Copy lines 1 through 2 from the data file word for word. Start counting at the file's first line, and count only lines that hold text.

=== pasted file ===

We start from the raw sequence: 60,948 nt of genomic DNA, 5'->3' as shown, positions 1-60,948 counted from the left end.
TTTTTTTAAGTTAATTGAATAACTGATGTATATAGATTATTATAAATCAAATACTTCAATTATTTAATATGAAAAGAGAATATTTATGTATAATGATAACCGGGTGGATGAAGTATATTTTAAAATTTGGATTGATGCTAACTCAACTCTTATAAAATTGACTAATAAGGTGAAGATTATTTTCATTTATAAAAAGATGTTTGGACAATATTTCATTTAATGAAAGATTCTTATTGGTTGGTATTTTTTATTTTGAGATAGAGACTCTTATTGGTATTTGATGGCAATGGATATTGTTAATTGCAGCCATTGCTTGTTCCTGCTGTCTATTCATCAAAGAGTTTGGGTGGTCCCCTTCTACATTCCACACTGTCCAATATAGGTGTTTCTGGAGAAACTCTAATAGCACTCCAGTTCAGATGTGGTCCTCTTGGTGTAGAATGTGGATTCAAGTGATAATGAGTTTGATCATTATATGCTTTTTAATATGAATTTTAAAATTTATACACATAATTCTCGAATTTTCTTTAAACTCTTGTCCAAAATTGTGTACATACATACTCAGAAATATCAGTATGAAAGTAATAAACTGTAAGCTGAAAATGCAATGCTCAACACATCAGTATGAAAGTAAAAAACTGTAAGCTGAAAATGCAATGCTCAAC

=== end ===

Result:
We start from the raw sequence: 60,948 nt of genomic DNA, 5'->3' as shown, positions 1-60,948 counted from the left end.
TTTTTTTAAGTTAATTGAATAACTGATGTATATAGATTATTATAAATCAAATACTTCAATTATTTAATATGAAAAGAGAATATTTATGTATAATGATAACCGGGTGGATGAAGTATATTTTAAAATTTGGATTGATGCTAACTCAACTCTTATAAAATTGACTAATAAGGTGAAGATTATTTTCATTTATAAAAAGATGTTTGGACAATATTTCATTTAATGAAAGATTCTTATTGGTTGGTATTTTTTATTTTGAGATAGAGACTCTTATTGGTATTTGATGGCAATGGATATTGTTAATTGCAGCCATTGCTTGTTCCTGCTGTCTATTCATCAAAGAGTTTGGGTGGTCCCCTTCTACATTCCACACTGTCCAATATAGGTGTTTCTGGAGAAACTCTAATAGCACTCCAGTTCAGATGTGGTCCTCTTGGTGTAGAATGTGGATTCAAGTGATAATGAGTTTGATCATTATATGCTTTTTAATATGAATTTTAAAATTTATACACATAATTCTCGAATTTTCTTTAAACTCTTGTCCAAAATTGTGTACATACATACTCAGAAATATCAGTATGAAAGTAATAAACTGTAAGCTGAAAATGCAATGCTCAACACATCAGTATGAAAGTAAAAAACTGTAAGCTGAAAATGCAATGCTCAAC